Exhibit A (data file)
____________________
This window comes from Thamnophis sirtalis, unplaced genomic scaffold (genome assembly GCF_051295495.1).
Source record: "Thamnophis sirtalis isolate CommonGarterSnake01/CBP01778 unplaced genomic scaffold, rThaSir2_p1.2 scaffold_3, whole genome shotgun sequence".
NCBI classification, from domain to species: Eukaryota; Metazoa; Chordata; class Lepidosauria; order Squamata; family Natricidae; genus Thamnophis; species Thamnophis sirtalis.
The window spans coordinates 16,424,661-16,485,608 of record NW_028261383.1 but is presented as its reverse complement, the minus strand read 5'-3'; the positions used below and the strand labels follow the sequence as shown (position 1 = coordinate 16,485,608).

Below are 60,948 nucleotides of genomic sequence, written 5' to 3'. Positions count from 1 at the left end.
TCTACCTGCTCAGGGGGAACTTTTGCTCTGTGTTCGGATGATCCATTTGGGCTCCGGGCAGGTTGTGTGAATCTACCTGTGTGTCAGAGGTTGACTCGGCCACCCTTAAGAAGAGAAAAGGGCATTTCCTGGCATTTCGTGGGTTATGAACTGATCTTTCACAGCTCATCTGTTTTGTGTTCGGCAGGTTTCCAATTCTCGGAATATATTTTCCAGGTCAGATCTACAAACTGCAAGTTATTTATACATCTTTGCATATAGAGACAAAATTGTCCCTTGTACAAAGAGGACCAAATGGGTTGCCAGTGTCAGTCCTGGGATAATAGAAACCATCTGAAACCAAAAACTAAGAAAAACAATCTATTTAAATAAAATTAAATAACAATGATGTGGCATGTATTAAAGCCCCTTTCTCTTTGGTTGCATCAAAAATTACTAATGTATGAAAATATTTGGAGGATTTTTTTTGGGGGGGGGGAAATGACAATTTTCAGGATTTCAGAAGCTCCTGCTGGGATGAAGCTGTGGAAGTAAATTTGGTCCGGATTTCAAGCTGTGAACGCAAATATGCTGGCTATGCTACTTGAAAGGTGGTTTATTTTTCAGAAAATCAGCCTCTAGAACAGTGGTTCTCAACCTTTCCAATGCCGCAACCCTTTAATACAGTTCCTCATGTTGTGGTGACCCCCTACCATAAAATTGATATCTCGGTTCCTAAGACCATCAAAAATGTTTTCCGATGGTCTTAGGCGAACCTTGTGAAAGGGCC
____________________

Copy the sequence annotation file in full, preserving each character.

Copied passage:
This window comes from Thamnophis sirtalis, unplaced genomic scaffold (genome assembly GCF_051295495.1).
Source record: "Thamnophis sirtalis isolate CommonGarterSnake01/CBP01778 unplaced genomic scaffold, rThaSir2_p1.2 scaffold_3, whole genome shotgun sequence".
NCBI classification, from domain to species: Eukaryota; Metazoa; Chordata; class Lepidosauria; order Squamata; family Natricidae; genus Thamnophis; species Thamnophis sirtalis.
The window spans coordinates 16,424,661-16,485,608 of record NW_028261383.1 but is presented as its reverse complement, the minus strand read 5'-3'; the positions used below and the strand labels follow the sequence as shown (position 1 = coordinate 16,485,608).

Below are 60,948 nucleotides of genomic sequence, written 5' to 3'. Positions count from 1 at the left end.
TCTACCTGCTCAGGGGGAACTTTTGCTCTGTGTTCGGATGATCCATTTGGGCTCCGGGCAGGTTGTGTGAATCTACCTGTGTGTCAGAGGTTGACTCGGCCACCCTTAAGAAGAGAAAAGGGCATTTCCTGGCATTTCGTGGGTTATGAACTGATCTTTCACAGCTCATCTGTTTTGTGTTCGGCAGGTTTCCAATTCTCGGAATATATTTTCCAGGTCAGATCTACAAACTGCAAGTTATTTATACATCTTTGCATATAGAGACAAAATTGTCCCTTGTACAAAGAGGACCAAATGGGTTGCCAGTGTCAGTCCTGGGATAATAGAAACCATCTGAAACCAAAAACTAAGAAAAACAATCTATTTAAATAAAATTAAATAACAATGATGTGGCATGTATTAAAGCCCCTTTCTCTTTGGTTGCATCAAAAATTACTAATGTATGAAAATATTTGGAGGATTTTTTTTGGGGGGGGGGAAATGACAATTTTCAGGATTTCAGAAGCTCCTGCTGGGATGAAGCTGTGGAAGTAAATTTGGTCCGGATTTCAAGCTGTGAACGCAAATATGCTGGCTATGCTACTTGAAAGGTGGTTTATTTTTCAGAAAATCAGCCTCTAGAACAGTGGTTCTCAACCTTTCCAATGCCGCAACCCTTTAATACAGTTCCTCATGTTGTGGTGACCCCCTACCATAAAATTGATATCTCGGTTCCTAAGACCATCAAAAATGTTTTCCGATGGTCTTAGGCGAACCTTGTGAAAGGGCC